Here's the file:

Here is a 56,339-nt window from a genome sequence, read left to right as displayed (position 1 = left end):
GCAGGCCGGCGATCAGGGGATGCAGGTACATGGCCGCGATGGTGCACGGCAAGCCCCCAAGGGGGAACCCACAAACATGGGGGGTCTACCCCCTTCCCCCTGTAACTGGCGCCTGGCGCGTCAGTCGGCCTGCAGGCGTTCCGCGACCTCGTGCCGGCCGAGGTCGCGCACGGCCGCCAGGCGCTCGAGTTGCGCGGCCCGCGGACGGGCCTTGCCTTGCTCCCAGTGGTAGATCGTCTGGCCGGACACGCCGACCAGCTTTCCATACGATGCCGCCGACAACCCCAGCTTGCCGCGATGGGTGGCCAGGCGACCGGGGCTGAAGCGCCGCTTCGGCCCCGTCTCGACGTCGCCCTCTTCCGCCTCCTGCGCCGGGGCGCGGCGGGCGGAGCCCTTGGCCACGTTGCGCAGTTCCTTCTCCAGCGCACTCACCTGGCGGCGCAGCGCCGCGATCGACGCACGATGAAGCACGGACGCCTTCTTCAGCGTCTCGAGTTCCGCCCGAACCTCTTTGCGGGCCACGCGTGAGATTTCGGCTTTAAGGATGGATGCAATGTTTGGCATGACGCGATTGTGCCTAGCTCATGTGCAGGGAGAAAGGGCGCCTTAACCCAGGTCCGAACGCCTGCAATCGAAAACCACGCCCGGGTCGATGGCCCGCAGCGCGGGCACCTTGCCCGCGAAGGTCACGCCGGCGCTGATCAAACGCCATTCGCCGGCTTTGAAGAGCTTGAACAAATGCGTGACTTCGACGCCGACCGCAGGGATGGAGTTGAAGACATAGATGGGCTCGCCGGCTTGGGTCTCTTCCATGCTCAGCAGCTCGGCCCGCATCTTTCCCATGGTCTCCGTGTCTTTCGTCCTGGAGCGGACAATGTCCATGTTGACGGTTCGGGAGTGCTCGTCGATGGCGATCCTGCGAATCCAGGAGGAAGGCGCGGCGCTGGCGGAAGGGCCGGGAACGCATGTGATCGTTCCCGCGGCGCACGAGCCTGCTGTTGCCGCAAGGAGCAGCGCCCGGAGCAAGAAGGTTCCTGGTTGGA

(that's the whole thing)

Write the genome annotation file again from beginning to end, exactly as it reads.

Here is a 56,339-nt window from a genome sequence, read left to right as displayed (position 1 = left end):
GCAGGCCGGCGATCAGGGGATGCAGGTACATGGCCGCGATGGTGCACGGCAAGCCCCCAAGGGGGAACCCACAAACATGGGGGGTCTACCCCCTTCCCCCTGTAACTGGCGCCTGGCGCGTCAGTCGGCCTGCAGGCGTTCCGCGACCTCGTGCCGGCCGAGGTCGCGCACGGCCGCCAGGCGCTCGAGTTGCGCGGCCCGCGGACGGGCCTTGCCTTGCTCCCAGTGGTAGATCGTCTGGCCGGACACGCCGACCAGCTTTCCATACGATGCCGCCGACAACCCCAGCTTGCCGCGATGGGTGGCCAGGCGACCGGGGCTGAAGCGCCGCTTCGGCCCCGTCTCGACGTCGCCCTCTTCCGCCTCCTGCGCCGGGGCGCGGCGGGCGGAGCCCTTGGCCACGTTGCGCAGTTCCTTCTCCAGCGCACTCACCTGGCGGCGCAGCGCCGCGATCGACGCACGATGAAGCACGGACGCCTTCTTCAGCGTCTCGAGTTCCGCCCGAACCTCTTTGCGGGCCACGCGTGAGATTTCGGCTTTAAGGATGGATGCAATGTTTGGCATGACGCGATTGTGCCTAGCTCATGTGCAGGGAGAAAGGGCGCCTTAACCCAGGTCCGAACGCCTGCAATCGAAAACCACGCCCGGGTCGATGGCCCGCAGCGCGGGCACCTTGCCCGCGAAGGTCACGCCGGCGCTGATCAAACGCCATTCGCCGGCTTTGAAGAGCTTGAACAAATGCGTGACTTCGACGCCGACCGCAGGGATGGAGTTGAAGACATAGATGGGCTCGCCGGCTTGGGTCTCTTCCATGCTCAGCAGCTCGGCCCGCATCTTTCCCATGGTCTCCGTGTCTTTCGTCCTGGAGCGGACAATGTCCATGTTGACGGTTCGGGAGTGCTCGTCGATGGCGATCCTGCGAATCCAGGAGGAAGGCGCGGCGCTGGCGGAAGGGCCGGGAACGCATGTGATCGTTCCCGCGGCGCACGAGCCTGCTGTTGCCGCAAGGAGCAGCGCCCGGAGCAAGAAGGTTCCTGGTTGGA